Delhi Covid-19 update: No new cases in the national capital for the first time since the start of the pandemic

0
7

For the first time since March 2020, the national capital did not register a new Covid case on Monday. Delhi recorded its first case of coronavirus on March 2, 2020, recording a total of 20,07,313 cases to date with a cumulative positivity rate of 4.94 percent and 26,522 pandemic deaths. Seven states including Maharashtra, Kerala, Karnataka, Andhra Pradesh, Tamil Nadu, Uttar Pradesh and West Bengal have recorded more cases of Covid than Delhi.

The national capital has endured three Covid waves to date, with the Delta variant-driven second wave in April-May 2021 being the deadliest. During the two months, hospitals and relatives of patients had to search for oxygen and doctors were taxed beyond their capabilities. The third wave, fueled by the contagious Omicron variant, drove the number of daily COVID-19 cases in Delhi to hit a record 28,867 on January 13. The city had a positivity rate of 30.6 percent on Jan. 14, its highest to date.

ALSO READ  Former Vice Chief of Air Force Air Marshal Harjeet Singh Arora passes away at age 61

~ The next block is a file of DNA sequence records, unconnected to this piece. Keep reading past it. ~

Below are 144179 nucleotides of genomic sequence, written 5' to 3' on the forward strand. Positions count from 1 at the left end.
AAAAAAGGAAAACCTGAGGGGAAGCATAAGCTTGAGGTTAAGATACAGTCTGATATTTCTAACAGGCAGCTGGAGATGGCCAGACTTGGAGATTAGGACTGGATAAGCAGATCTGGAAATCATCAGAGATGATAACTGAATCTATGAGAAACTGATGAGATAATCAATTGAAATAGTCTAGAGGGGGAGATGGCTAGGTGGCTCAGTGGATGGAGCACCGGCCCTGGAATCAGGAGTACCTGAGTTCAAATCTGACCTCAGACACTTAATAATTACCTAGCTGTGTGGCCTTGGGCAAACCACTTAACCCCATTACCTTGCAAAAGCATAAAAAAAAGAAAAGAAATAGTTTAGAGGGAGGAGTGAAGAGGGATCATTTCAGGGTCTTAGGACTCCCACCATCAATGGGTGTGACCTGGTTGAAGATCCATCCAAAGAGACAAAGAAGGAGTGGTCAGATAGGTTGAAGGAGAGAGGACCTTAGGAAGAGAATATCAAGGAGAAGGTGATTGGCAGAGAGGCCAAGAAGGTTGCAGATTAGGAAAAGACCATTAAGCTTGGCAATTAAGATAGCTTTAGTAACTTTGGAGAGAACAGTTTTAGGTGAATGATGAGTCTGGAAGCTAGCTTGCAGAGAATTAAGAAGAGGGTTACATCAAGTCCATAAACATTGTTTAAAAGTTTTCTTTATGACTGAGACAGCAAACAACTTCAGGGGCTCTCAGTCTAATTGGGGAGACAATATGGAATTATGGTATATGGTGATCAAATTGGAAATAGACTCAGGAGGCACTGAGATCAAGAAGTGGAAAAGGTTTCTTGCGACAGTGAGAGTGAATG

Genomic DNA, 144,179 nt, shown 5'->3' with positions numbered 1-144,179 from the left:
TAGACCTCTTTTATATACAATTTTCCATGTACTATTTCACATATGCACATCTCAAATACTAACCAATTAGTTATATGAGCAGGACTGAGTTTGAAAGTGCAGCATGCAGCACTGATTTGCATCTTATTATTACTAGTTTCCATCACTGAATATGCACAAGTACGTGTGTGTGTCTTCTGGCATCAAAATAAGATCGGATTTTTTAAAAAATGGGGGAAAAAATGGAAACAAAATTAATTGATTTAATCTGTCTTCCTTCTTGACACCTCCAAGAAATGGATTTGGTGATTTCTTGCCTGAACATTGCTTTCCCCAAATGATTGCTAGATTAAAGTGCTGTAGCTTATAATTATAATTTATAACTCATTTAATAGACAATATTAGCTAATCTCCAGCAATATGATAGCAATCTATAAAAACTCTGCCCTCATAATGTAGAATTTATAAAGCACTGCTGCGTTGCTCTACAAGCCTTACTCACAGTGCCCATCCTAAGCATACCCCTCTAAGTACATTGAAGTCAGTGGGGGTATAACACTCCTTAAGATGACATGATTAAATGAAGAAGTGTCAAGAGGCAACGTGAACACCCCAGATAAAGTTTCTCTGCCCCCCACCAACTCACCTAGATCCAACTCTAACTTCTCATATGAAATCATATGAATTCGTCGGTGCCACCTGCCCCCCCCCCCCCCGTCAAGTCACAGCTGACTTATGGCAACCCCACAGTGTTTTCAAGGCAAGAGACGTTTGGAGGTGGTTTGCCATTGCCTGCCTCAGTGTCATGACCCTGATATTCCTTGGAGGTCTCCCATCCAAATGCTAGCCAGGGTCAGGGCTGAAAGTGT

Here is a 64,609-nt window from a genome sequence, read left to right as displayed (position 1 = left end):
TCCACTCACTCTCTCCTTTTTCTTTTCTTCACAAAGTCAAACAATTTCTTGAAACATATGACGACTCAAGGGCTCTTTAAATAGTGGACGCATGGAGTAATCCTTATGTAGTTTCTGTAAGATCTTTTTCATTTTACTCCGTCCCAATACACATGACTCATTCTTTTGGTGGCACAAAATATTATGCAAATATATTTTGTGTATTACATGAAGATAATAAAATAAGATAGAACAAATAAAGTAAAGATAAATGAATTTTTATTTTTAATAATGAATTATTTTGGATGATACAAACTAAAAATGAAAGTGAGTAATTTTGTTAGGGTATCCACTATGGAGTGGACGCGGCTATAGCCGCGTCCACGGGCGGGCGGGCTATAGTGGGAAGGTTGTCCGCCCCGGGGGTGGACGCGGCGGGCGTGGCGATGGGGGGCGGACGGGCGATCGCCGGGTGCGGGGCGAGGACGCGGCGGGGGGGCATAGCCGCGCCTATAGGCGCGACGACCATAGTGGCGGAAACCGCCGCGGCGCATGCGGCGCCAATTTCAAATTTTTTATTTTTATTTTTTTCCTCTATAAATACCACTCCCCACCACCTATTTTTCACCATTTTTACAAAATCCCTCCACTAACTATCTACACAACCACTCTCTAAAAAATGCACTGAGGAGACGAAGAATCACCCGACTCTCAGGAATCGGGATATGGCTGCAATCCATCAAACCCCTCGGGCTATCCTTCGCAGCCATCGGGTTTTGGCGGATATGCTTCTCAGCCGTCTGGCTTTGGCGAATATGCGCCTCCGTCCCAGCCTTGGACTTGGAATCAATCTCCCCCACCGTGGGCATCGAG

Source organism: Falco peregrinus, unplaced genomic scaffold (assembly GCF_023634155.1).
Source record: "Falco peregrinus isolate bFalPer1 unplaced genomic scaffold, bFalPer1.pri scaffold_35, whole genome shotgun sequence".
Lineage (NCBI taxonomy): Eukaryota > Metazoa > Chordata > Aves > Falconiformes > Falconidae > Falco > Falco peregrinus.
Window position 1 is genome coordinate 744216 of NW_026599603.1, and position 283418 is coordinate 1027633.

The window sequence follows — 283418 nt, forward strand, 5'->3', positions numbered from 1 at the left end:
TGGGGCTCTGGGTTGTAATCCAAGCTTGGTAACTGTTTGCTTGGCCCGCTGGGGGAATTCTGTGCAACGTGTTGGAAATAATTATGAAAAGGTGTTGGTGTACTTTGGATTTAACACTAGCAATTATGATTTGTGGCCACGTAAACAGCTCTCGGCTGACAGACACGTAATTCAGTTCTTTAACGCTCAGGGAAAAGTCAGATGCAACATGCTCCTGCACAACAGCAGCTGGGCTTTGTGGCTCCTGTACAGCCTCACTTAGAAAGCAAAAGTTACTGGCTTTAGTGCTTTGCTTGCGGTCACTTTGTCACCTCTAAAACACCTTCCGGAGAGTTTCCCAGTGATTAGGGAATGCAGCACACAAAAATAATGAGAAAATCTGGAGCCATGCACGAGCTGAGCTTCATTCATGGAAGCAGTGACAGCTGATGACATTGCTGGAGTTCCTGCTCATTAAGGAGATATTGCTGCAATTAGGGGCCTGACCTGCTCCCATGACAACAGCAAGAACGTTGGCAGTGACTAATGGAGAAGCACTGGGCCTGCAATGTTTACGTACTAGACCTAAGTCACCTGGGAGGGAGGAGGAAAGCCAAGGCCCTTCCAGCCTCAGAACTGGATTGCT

According to data shared here by the city health department, the number of active cases stands at just 10. A whopping 931 tests were conducted the previous day, the health department’s bulletin said. The city reported just one new case on Sunday with a positivity rate of 0.05 percent.

It saw three new cases of Covid on Saturday with a positivity rate of 0.10 percent and six new cases on Friday with 0.41 percent of people tested testing positive. No Covid-related death was reported on Monday. The capital has recorded just one death from the infection this month (on January 9). Only 13 of the 8,295 beds are currently occupied in special COVID-19 hospitals in the city. Twelve of these are suspected cases of Covid. Nine patients are in home isolation.

ALSO READ  IAS Officer Vikram Dev Dutt appointed as new Chief Aviation Supervisor DGCA

READ | COVID-19: Kerala makes masks mandatory in public places, offices and gatherings